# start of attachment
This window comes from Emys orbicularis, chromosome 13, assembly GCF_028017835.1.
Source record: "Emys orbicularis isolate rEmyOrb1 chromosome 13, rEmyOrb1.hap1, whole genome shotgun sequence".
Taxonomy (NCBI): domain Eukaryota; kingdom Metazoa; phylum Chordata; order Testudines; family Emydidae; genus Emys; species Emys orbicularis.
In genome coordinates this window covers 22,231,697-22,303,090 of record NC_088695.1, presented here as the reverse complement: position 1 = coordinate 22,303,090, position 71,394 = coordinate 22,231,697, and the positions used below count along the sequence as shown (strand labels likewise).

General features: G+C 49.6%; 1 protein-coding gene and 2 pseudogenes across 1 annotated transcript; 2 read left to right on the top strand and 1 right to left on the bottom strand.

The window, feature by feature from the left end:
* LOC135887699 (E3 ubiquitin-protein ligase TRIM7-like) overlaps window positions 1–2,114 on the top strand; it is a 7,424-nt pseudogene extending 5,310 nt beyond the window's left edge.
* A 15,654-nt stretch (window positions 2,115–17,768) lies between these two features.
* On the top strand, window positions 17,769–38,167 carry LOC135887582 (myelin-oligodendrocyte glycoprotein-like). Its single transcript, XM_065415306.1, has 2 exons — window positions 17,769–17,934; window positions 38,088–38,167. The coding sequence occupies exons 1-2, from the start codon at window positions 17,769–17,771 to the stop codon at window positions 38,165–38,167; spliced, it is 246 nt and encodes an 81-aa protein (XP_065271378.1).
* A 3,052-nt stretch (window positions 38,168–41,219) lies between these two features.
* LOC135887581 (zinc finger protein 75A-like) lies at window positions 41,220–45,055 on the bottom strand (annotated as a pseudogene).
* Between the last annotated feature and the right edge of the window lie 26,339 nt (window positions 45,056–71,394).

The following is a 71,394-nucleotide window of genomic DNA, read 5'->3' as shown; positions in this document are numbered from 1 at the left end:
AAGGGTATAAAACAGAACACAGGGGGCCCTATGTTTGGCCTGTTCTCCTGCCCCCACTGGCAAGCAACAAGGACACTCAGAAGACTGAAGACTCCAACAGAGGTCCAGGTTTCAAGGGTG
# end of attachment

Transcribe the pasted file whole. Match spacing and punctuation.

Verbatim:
This window comes from Emys orbicularis, chromosome 13, assembly GCF_028017835.1.
Source record: "Emys orbicularis isolate rEmyOrb1 chromosome 13, rEmyOrb1.hap1, whole genome shotgun sequence".
Taxonomy (NCBI): domain Eukaryota; kingdom Metazoa; phylum Chordata; order Testudines; family Emydidae; genus Emys; species Emys orbicularis.
In genome coordinates this window covers 22,231,697-22,303,090 of record NC_088695.1, presented here as the reverse complement: position 1 = coordinate 22,303,090, position 71,394 = coordinate 22,231,697, and the positions used below count along the sequence as shown (strand labels likewise).

General features: G+C 49.6%; 1 protein-coding gene and 2 pseudogenes across 1 annotated transcript; 2 read left to right on the top strand and 1 right to left on the bottom strand.

The window, feature by feature from the left end:
* LOC135887699 (E3 ubiquitin-protein ligase TRIM7-like) overlaps window positions 1–2,114 on the top strand; it is a 7,424-nt pseudogene extending 5,310 nt beyond the window's left edge.
* A 15,654-nt stretch (window positions 2,115–17,768) lies between these two features.
* On the top strand, window positions 17,769–38,167 carry LOC135887582 (myelin-oligodendrocyte glycoprotein-like). Its single transcript, XM_065415306.1, has 2 exons — window positions 17,769–17,934; window positions 38,088–38,167. The coding sequence occupies exons 1-2, from the start codon at window positions 17,769–17,771 to the stop codon at window positions 38,165–38,167; spliced, it is 246 nt and encodes an 81-aa protein (XP_065271378.1).
* A 3,052-nt stretch (window positions 38,168–41,219) lies between these two features.
* LOC135887581 (zinc finger protein 75A-like) lies at window positions 41,220–45,055 on the bottom strand (annotated as a pseudogene).
* Between the last annotated feature and the right edge of the window lie 26,339 nt (window positions 45,056–71,394).

The following is a 71,394-nucleotide window of genomic DNA, read 5'->3' as shown; positions in this document are numbered from 1 at the left end:
AAGGGTATAAAACAGAACACAGGGGGCCCTATGTTTGGCCTGTTCTCCTGCCCCCACTGGCAAGCAACAAGGACACTCAGAAGACTGAAGACTCCAACAGAGGTCCAGGTTTCAAGGGTG